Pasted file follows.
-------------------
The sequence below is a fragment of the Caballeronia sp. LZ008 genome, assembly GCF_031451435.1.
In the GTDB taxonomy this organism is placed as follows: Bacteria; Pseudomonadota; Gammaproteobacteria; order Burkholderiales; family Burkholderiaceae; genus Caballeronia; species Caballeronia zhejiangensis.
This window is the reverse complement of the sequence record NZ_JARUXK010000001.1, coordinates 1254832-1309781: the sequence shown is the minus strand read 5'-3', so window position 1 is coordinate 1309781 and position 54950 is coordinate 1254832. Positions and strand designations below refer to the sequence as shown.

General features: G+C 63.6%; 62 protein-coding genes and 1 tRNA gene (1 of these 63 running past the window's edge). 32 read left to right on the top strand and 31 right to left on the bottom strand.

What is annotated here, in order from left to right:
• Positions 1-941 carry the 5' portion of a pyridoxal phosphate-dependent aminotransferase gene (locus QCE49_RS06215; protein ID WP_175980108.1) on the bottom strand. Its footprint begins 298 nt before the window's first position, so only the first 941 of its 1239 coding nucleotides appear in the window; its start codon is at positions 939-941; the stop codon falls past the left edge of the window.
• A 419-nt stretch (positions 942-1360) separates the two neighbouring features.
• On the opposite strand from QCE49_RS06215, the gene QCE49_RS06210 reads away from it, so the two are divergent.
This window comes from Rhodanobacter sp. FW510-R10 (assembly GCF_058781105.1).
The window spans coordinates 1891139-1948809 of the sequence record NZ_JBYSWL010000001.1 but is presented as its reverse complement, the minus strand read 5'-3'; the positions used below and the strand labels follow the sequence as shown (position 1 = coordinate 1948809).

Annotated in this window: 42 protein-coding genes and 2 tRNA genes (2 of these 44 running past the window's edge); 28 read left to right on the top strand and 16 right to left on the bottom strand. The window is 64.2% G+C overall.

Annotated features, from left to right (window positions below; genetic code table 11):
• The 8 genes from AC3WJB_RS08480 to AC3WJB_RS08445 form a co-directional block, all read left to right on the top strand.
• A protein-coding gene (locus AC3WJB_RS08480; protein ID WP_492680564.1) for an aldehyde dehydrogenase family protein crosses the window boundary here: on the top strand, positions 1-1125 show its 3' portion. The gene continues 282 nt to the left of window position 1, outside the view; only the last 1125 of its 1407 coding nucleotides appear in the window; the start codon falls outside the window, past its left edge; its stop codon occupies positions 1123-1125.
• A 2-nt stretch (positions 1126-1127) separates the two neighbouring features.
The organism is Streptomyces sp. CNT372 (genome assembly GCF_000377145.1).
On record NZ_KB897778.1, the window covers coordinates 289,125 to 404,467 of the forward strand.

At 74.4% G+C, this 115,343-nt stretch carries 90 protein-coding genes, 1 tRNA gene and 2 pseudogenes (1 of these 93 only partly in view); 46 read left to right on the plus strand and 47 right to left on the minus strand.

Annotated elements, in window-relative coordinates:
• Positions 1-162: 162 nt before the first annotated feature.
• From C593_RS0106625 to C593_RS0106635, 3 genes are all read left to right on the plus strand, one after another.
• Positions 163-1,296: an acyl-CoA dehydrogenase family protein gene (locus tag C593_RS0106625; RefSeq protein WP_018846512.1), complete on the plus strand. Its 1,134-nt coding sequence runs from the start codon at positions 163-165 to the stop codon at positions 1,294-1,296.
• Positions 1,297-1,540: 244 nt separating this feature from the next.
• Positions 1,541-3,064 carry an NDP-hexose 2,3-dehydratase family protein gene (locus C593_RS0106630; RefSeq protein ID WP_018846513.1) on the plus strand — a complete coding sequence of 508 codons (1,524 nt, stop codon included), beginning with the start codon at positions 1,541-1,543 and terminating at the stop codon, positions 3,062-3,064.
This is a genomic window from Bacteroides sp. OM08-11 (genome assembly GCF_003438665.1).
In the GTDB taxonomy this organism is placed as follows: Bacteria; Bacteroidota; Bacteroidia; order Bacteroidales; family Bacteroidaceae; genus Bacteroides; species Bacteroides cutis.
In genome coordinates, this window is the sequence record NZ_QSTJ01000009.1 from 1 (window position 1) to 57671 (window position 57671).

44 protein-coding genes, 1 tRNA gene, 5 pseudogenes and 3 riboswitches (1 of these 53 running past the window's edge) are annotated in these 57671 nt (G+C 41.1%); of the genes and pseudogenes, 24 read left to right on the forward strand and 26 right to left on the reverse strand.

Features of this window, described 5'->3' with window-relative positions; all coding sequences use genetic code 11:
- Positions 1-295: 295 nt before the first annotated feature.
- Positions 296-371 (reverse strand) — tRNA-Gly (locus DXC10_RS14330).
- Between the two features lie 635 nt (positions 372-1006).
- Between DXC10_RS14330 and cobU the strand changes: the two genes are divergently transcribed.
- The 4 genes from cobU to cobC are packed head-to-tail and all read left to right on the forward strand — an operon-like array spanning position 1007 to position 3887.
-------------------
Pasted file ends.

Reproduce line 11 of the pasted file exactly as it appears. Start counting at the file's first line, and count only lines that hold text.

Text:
Annotated in this window: 42 protein-coding genes and 2 tRNA genes (2 of these 44 running past the window's edge); 28 read left to right on the top strand and 16 right to left on the bottom strand. The window is 64.2% G+C overall.